In October 2014, Moeraki sons Shannon Goldsmith and Haydon Richards attended the ninth annual First Nations’ Futures Programme held at Stanford University, California.

Shannon and Haydon attended the programme with six other representatives from Ngāi Tahu, and were joined also by Hawaiian Fellows from Kamehameha Schools and First Nation Alaskan Natives from Sealaska Corporation.

The New Zealand leg of the programme is aimed primarily at Ngāi Tahu postgraduate students and provides the opportunity to gain exposure to leading international research and thinking within a uniquely indigenous context.

The First Nations’ Futures Programme provides an intensive two-week study programme held on Stanford’s Palo Alto campus and at its Monterey Bay marine biology campus. The 2014 fellows were exposed to a range of topics presented by Stanford University’s finest professors and lecturing staff.

The programme was comprised of a number of lectures, presentations and workshops covering a range of topics including: Strategic Management, Marine Biology, Values, Organisational Design Thinking, Communications, Leadership, Media Training, Sustainability, Entrepreneurship and Indigenous Economies. The days were long and demanding but all fellows participated enthusiastically, wanting to capitalise on the unique learning opportunity on offer.

Highlights of the trip were rich and varied and the fellows were treated to a raft of once in a lifetime experiences. The indigenous peoples of the San Francisco Bay Area – the Muwekma Ohlone, welcomed us with a traditional smudging ceremony which involves burning sage leaves to cleanse our spirits and repel ominous forces. The Muwekma Ohlone were supported by members of the Stanford University Native American Culture Centre who made us feel very welcome throughout our two week stay.

The cultural exchange with both the Alaskan and Hawaiian peoples afforded the opportunity to make lifelong friends.  Some of the greatest learning’s came from the informal interactions between the fellows as we explored cultural similarities and differences and discussed the impact of colonisation on our people.  A love for food was shared across the board as the Ngāi Tahu cohort sampled salmon roe, sweet smoked sockeye salmon and muktuk – frozen whale skin and blubber; and we shared our southern delicacies of smoked tuna and tītī.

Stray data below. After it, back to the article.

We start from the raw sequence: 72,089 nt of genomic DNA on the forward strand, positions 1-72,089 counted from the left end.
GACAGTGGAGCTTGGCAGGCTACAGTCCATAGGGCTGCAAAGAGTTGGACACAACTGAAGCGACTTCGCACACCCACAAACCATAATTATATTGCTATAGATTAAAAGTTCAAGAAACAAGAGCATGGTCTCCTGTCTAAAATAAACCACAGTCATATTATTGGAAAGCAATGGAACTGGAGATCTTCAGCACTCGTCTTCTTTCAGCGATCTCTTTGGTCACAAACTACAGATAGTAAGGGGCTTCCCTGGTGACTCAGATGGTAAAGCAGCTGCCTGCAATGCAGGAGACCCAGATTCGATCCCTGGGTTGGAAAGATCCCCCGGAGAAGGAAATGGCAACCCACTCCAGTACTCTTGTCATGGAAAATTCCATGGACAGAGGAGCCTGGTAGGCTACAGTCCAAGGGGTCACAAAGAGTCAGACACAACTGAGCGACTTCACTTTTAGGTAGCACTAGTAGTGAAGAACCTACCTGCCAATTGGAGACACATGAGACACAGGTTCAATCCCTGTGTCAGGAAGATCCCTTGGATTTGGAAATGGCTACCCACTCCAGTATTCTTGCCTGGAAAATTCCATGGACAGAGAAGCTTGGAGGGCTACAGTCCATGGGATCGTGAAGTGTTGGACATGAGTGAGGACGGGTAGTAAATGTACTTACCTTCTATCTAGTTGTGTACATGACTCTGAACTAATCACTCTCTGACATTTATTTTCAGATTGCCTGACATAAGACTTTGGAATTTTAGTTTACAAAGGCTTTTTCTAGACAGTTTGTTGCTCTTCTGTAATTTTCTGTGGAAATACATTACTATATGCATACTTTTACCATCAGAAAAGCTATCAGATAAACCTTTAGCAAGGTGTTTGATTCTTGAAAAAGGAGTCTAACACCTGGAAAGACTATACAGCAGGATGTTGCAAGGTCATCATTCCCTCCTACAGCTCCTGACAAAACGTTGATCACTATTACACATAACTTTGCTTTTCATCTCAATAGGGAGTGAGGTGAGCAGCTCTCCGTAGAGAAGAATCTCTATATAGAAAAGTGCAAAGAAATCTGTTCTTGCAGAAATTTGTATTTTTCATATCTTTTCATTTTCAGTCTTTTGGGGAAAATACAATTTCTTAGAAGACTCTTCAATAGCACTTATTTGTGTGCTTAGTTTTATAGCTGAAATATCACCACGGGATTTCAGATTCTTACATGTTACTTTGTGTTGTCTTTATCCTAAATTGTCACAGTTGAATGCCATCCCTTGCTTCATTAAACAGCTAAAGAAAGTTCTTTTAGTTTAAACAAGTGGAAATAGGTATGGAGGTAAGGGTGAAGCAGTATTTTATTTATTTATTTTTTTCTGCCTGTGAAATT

The American ‘western’ culture didn’t go unnoticed either as we made the most of the opportunities available on campus and beyond. Stanford’s monuments were explored and we were fortunate enough to experience both Halloween and the build up to the Stanford Cardinal ‘Home Coming’. Again, food featured heavily with Hershey’s Chocolate, Reeses Peanut Butter Cups, Sizzler, Appleby’s and up-sized everything being sampled.  We took in San Francisco’s Golden Gate bridge, Alcatraz, The Old Pro, and the Monterey Aquarium. A trip was also made to the SAP Stadium where we watched the San Jose Sharks take on the Columbus Blue Jackets in a fast paced game of Ice Hockey.

Academically, it was enlightening to have such ready access to some of Stanford’s finest faculty members, who doubled as leading experts in their respective fields of study. The opportunity to visit Google[x] organisation Makani Power in Oakland highlighted the growing pains faced by start-up organisations. Some of the fellows even got an impromptu opportunity to trade company secrets with organisations such as Dropbox and Facebook as they undertook team bonding sessions in Silicon Valley.

We would like to thank all those involved in making this opportunity available to us – from the programme sponsors at Te Rūnanga o Ngāi Tahu, to the University of Canterbury Ngāi Tahu Research Centre, to our employers for providing the time off, to our rūnanga for endorsing our applications, and to our whānau for your support. The programme is a fantastic experience which provides for rich learning within an academically revered institution.  It provides a great opportunity to step out of the ‘fish bowl’ and share and exchange a raft of ideas and experiences with other indigenous peoples from around the Pacific.

Expressions of interest are now open for the 2015 First Nations’ Futures Programme and we encourage you to consider applying for this fantastic opportunity.

The First Nations Fellows for 2014.

The First Nations Fellows for 2014.